By Billy Ludt
YO-Ice gathered independent, small press creators and gave them a space to showcase their works — the first event of its kind in the area. Artists and publishers from Ohio and Pittsburgh participated in the event.
Carlos Rivera, a Youngstown city policeman who wrote, drew and self-published his own comic, organized the event.
“Growing up I wanted to be a comic book artist,” Rivera said. “Instead of becoming a comic book artist, I became a cop. But the interest was always there.”
From Rivera’s experience with comics and his becoming a policeman came the comic “Newtown P.D.,” a somewhat autobiographical, comedic look at a rookie cop’s first year on the job in a city with a once thriving steel industry.
Around 15 years ago, Rivera wrote and drew three issues of “Newtown P.D.,” selling it to only friends initially. But then he heard of a small press expo in Columbus called S.P.A.C.E.
“I sold it that first year [at S.P.A.C.E.],” Rivera said. “I got to know that there’s this whole other world out there — people producing their own work. I’ve gone to S.P.A.C.E. over the years, but because of time and work I’ve never really got to do much more of my book.”
Rivera said that people are still asking for the fourth issue of “Newtown P.D.”
Craig Latchaw, a local indie comic creator, showcased his art and his original graphic novel series “Galaxy Man.”
Elise Petras, a Youngstown State University graduate, creates the web comic series “Make Shift Comics” with her sister Brigitte.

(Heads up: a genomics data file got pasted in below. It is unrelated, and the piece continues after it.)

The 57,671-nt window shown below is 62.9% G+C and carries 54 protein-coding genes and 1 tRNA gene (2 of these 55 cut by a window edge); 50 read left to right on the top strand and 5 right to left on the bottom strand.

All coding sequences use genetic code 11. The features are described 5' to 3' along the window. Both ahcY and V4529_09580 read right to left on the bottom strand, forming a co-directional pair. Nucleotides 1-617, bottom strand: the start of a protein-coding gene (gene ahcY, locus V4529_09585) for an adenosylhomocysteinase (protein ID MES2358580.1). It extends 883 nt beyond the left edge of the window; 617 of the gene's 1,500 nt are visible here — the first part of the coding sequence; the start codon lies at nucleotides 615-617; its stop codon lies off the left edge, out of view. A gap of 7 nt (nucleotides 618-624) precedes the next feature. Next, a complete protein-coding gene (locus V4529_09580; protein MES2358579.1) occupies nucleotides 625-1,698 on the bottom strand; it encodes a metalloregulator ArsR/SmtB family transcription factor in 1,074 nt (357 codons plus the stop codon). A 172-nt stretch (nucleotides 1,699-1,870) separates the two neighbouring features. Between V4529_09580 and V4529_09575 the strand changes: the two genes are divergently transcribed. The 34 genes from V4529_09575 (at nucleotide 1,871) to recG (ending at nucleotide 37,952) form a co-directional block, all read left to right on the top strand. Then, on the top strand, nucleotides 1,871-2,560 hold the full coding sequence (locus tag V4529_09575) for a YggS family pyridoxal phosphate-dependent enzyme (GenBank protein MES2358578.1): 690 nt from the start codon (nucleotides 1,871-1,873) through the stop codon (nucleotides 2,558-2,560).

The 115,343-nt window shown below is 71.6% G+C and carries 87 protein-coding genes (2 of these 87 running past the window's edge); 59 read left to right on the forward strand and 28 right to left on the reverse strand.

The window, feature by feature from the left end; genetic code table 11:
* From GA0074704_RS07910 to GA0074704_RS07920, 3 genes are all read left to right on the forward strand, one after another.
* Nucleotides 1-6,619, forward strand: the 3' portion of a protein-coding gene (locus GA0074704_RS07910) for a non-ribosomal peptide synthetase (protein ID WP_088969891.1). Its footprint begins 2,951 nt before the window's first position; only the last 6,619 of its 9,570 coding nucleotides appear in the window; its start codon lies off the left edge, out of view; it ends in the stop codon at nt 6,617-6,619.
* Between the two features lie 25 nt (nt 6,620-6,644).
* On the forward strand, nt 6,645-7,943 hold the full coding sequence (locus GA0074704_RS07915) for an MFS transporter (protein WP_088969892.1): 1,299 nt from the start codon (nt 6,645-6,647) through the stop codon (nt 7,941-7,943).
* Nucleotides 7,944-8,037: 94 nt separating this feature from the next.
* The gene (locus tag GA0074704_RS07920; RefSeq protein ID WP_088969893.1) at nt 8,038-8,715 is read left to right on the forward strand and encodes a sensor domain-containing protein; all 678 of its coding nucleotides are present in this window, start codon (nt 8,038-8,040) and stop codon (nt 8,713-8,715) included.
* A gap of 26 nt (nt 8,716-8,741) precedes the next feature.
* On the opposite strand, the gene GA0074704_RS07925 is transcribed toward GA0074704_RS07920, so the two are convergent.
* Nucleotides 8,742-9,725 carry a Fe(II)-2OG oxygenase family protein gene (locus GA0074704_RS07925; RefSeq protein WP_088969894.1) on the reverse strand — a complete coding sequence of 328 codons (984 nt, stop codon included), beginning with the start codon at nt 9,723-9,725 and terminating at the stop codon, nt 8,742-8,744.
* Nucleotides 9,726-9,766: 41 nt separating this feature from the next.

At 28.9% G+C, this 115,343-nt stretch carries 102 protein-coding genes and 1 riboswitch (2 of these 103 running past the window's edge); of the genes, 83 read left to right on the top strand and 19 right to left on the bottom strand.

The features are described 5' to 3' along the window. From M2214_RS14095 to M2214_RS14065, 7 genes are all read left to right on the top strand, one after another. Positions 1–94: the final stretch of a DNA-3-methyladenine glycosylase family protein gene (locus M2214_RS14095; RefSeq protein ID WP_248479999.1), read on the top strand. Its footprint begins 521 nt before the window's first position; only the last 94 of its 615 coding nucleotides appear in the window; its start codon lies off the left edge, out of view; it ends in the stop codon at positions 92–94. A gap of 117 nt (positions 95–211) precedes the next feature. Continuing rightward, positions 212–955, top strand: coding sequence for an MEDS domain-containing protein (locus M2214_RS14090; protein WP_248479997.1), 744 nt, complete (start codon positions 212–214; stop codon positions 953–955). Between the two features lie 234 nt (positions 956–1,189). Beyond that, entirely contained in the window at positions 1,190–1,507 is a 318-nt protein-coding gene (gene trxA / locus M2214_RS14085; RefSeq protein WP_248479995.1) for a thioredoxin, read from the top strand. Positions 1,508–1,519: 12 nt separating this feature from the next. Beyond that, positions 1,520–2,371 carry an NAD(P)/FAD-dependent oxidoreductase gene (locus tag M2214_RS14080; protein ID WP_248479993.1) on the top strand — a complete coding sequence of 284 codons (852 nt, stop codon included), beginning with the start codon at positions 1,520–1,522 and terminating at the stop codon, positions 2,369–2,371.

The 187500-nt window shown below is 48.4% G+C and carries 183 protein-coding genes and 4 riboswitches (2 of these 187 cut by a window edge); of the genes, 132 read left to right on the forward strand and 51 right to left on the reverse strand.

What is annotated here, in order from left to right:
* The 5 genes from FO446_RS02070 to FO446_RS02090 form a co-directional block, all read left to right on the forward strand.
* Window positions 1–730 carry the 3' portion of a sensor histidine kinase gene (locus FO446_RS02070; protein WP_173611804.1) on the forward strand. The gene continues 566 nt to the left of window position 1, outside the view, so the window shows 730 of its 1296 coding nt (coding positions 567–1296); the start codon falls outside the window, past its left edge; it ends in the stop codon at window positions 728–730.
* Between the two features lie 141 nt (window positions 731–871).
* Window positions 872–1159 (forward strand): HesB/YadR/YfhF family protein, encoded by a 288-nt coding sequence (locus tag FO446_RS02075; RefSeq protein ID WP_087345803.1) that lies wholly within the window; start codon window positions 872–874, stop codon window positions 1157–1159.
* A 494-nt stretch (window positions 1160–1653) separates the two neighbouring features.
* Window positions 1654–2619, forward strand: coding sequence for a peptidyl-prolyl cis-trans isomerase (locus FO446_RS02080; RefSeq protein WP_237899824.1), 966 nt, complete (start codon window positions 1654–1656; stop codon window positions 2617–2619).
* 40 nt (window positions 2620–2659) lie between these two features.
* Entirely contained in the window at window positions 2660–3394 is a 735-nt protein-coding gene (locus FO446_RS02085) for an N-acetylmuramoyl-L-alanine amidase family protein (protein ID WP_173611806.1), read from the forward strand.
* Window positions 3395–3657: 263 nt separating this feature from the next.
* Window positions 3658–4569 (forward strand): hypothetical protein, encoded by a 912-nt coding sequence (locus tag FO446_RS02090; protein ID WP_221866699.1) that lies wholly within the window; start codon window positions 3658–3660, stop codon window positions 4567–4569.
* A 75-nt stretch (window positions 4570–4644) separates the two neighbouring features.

Diluvian Enterprises is a small press from Kent run by Nate Dray, a YSU graduate. Diluvian publishes Dray’s comic “Epic Earth,” a series of stories focusing on “science, mystery and the unknown,” and “Ort,” a collection of cartoons from entertainer Robbie Vegas.
Pittsburgh artists at YO-Ice were comic creator and artist Nate McDonough and Cowboy House, a four-member art collective.
YO-Ice booked Ted Sikora, the director of “Hero Tomorrow.” “Hero Tomorrow” is a feature film that provides a new take on the superhero story. It debuted at Comic Con International.
Bob Corby is the proprietor of Back Porch Comics, a small press publishing works since 1987. He is the founder and event organizer of S.P.A.C.E. and had a table promoting upcoming events in Columbus.
“Carlos had come to S.P.A.C.E. once or twice before and wanted to get something started up here in this corner of the state,” Corby said. “I’m always for trying to promote this kind of stuff. So, I told him I’d come up and do what I could to spread the word.”
Corby previously spent time in Youngstown while working at his other job as a structural engineer, but never on comics business. He attends events similar to YO-Ice in and out-of-state all year, hoping to have con-goers converge in Columbus for S.P.A.C.E.
“Once something happens like this, the word spreads on the grape vine, especially now with social media,” Corby said. “People say, ‘I was here. I had a good time,’ and next year there will be more people here.”
When asked why people should pay attention to independently published works, Corby had this to say:
“They’re going to see things that you wouldn’t expect. You’ll see a lot of autobiographical work. More and more of that’s coming up. You’ll see comics across the board — all kinds of different things that you normally wouldn’t get to see, or wouldn’t get distributed.”
For more information on YO-Ice, visit http://youngstownice.blogspot.com/ or ‘like’ their page on Facebook.